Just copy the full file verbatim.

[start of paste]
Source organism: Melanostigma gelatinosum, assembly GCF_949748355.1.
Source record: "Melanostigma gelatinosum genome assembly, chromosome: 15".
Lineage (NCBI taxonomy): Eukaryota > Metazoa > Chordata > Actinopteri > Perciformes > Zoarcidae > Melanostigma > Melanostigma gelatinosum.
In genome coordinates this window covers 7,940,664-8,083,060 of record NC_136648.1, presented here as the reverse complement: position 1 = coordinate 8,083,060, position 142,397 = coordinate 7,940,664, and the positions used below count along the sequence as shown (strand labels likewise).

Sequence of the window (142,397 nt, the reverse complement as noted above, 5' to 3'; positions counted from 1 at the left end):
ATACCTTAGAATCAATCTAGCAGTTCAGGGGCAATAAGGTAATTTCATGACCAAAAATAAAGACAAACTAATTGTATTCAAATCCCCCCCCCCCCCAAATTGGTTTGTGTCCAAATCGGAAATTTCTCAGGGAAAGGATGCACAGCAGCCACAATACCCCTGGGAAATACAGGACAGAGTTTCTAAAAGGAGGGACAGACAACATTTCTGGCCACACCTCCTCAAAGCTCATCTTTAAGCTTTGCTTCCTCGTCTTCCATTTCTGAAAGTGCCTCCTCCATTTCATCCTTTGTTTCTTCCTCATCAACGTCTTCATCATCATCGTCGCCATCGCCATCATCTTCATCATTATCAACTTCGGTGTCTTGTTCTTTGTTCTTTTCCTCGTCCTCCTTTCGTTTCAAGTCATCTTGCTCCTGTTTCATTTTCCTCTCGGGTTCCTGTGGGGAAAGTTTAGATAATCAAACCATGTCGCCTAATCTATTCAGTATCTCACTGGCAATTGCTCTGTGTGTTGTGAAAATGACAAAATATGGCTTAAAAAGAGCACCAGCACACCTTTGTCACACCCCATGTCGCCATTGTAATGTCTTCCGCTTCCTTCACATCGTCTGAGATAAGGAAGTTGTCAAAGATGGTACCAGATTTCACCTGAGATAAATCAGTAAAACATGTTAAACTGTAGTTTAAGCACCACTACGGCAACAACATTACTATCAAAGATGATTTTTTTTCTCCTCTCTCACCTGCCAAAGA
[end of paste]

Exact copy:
Source organism: Melanostigma gelatinosum, assembly GCF_949748355.1.
Source record: "Melanostigma gelatinosum genome assembly, chromosome: 15".
Lineage (NCBI taxonomy): Eukaryota > Metazoa > Chordata > Actinopteri > Perciformes > Zoarcidae > Melanostigma > Melanostigma gelatinosum.
In genome coordinates this window covers 7,940,664-8,083,060 of record NC_136648.1, presented here as the reverse complement: position 1 = coordinate 8,083,060, position 142,397 = coordinate 7,940,664, and the positions used below count along the sequence as shown (strand labels likewise).

Sequence of the window (142,397 nt, the reverse complement as noted above, 5' to 3'; positions counted from 1 at the left end):
ATACCTTAGAATCAATCTAGCAGTTCAGGGGCAATAAGGTAATTTCATGACCAAAAATAAAGACAAACTAATTGTATTCAAATCCCCCCCCCCCCCAAATTGGTTTGTGTCCAAATCGGAAATTTCTCAGGGAAAGGATGCACAGCAGCCACAATACCCCTGGGAAATACAGGACAGAGTTTCTAAAAGGAGGGACAGACAACATTTCTGGCCACACCTCCTCAAAGCTCATCTTTAAGCTTTGCTTCCTCGTCTTCCATTTCTGAAAGTGCCTCCTCCATTTCATCCTTTGTTTCTTCCTCATCAACGTCTTCATCATCATCGTCGCCATCGCCATCATCTTCATCATTATCAACTTCGGTGTCTTGTTCTTTGTTCTTTTCCTCGTCCTCCTTTCGTTTCAAGTCATCTTGCTCCTGTTTCATTTTCCTCTCGGGTTCCTGTGGGGAAAGTTTAGATAATCAAACCATGTCGCCTAATCTATTCAGTATCTCACTGGCAATTGCTCTGTGTGTTGTGAAAATGACAAAATATGGCTTAAAAAGAGCACCAGCACACCTTTGTCACACCCCATGTCGCCATTGTAATGTCTTCCGCTTCCTTCACATCGTCTGAGATAAGGAAGTTGTCAAAGATGGTACCAGATTTCACCTGAGATAAATCAGTAAAACATGTTAAACTGTAGTTTAAGCACCACTACGGCAACAACATTACTATCAAAGATGATTTTTTTTCTCCTCTCTCACCTGCCAAAGA